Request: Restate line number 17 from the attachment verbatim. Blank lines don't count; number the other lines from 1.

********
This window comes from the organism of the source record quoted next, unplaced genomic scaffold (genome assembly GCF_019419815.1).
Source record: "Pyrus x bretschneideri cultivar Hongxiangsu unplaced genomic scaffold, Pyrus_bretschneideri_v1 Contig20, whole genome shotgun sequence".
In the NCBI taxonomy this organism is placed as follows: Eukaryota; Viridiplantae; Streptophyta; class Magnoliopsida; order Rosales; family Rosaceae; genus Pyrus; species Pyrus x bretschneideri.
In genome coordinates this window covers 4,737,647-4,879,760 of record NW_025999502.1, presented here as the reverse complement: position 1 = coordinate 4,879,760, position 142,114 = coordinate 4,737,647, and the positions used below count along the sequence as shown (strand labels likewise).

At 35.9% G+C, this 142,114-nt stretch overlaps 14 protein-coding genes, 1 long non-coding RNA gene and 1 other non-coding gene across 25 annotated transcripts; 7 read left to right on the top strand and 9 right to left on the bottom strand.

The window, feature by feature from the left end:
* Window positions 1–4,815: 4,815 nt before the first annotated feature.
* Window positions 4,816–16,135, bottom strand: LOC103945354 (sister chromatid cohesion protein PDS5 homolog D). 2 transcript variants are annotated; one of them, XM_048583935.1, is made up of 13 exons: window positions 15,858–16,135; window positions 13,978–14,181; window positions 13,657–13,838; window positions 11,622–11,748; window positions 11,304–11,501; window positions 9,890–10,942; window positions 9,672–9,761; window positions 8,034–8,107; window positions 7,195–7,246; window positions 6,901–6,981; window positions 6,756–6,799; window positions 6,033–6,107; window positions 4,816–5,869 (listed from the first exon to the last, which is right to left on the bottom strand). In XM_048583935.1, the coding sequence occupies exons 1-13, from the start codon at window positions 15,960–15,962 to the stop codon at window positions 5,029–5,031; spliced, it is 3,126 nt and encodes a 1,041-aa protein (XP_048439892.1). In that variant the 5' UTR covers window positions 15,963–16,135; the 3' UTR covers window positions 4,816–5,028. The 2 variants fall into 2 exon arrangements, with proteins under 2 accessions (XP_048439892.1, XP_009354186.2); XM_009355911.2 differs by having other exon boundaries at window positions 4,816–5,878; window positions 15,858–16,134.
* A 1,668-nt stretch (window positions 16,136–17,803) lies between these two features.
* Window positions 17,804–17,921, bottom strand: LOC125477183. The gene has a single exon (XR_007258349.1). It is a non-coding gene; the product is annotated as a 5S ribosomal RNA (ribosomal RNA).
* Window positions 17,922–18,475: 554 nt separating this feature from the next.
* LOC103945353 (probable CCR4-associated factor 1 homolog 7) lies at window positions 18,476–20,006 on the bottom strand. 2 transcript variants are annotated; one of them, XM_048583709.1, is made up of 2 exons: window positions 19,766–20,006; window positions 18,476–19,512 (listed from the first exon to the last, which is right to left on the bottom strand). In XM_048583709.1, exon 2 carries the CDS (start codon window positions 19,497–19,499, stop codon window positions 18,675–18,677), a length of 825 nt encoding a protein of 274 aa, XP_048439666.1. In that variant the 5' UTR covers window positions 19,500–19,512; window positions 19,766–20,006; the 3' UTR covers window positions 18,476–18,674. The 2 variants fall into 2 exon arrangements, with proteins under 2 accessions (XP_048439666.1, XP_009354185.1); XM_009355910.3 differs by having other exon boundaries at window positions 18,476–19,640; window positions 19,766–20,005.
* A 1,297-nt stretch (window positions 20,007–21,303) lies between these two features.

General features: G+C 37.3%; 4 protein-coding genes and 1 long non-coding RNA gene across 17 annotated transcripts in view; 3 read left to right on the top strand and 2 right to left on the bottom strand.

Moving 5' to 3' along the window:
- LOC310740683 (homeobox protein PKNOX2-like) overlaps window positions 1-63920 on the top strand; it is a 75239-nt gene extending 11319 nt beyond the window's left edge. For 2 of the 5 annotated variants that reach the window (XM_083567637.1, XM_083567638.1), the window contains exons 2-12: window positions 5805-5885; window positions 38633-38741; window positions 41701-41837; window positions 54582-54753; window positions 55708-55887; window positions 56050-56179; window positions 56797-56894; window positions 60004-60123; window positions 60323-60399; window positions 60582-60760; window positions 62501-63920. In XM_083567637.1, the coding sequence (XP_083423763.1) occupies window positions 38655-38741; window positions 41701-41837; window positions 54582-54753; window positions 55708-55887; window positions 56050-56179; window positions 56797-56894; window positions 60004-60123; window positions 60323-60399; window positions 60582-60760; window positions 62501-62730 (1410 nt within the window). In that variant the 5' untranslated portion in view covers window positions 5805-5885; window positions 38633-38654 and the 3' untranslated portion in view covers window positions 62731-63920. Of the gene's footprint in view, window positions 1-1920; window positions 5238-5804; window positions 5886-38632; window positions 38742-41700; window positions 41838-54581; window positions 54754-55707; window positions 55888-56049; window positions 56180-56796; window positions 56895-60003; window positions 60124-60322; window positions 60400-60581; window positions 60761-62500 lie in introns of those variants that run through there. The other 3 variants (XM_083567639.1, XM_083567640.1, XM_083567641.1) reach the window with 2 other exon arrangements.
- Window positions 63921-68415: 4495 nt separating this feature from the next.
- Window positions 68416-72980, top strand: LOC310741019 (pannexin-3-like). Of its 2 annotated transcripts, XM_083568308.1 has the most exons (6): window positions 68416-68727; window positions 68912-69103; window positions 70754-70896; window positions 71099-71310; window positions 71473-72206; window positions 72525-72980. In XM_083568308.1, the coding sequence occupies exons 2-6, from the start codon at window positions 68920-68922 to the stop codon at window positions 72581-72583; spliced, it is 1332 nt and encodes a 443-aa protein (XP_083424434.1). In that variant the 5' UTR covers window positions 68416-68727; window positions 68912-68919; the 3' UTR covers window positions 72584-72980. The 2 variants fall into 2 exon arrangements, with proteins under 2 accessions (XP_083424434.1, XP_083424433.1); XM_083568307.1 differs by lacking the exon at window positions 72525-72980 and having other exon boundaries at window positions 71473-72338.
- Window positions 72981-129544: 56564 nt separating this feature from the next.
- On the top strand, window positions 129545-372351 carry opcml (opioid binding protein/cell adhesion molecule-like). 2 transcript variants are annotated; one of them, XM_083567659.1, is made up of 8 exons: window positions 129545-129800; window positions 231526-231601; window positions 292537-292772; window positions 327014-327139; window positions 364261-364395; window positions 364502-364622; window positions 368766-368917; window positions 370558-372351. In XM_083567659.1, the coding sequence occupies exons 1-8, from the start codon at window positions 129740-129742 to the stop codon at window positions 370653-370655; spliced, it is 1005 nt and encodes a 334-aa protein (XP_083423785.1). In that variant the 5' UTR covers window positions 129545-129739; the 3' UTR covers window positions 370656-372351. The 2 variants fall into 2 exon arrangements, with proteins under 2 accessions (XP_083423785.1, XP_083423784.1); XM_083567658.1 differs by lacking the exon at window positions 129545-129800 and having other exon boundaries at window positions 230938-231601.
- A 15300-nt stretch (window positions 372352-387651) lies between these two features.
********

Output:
- Window positions 63921-68415: 4495 nt separating this feature from the next.